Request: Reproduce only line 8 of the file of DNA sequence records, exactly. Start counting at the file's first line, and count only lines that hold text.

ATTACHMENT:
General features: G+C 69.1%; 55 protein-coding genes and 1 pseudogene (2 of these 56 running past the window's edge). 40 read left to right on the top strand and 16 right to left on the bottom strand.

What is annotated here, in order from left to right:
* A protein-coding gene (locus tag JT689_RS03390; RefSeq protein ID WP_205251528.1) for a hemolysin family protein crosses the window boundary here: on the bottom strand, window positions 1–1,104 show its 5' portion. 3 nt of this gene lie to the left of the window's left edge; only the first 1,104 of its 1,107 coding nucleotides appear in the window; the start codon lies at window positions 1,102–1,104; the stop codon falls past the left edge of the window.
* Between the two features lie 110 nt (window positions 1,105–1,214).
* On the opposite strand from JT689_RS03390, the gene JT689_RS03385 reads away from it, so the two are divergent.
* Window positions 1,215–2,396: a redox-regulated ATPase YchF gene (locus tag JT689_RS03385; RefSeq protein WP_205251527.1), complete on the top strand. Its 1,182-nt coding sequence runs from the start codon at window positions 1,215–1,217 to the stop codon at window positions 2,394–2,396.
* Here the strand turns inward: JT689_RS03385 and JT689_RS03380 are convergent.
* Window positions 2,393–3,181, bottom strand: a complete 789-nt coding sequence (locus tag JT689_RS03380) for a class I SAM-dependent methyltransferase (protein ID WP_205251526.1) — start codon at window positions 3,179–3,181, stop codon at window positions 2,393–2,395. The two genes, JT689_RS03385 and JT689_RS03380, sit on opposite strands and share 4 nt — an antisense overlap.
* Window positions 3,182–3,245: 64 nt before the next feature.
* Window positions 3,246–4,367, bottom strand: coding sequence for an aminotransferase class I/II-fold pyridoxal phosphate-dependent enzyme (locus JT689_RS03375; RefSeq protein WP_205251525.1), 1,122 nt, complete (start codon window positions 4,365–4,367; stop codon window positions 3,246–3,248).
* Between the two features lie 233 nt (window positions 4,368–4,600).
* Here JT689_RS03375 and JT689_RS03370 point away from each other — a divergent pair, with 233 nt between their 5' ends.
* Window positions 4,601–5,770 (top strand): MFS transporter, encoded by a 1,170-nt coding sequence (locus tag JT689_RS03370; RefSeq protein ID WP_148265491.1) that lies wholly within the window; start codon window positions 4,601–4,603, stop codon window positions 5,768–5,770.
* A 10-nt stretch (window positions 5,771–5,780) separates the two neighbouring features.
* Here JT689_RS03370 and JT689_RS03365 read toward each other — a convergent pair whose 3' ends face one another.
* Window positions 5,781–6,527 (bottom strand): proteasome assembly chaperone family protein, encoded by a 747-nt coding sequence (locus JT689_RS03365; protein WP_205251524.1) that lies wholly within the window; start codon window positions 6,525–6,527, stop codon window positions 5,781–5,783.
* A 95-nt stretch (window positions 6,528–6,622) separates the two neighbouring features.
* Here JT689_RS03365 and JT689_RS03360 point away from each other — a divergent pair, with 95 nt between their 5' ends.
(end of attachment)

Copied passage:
* Window positions 2,393–3,181, bottom strand: a complete 789-nt coding sequence (locus tag JT689_RS03380) for a class I SAM-dependent methyltransferase (protein ID WP_205251526.1) — start codon at window positions 3,179–3,181, stop codon at window positions 2,393–2,395. The two genes, JT689_RS03385 and JT689_RS03380, sit on opposite strands and share 4 nt — an antisense overlap.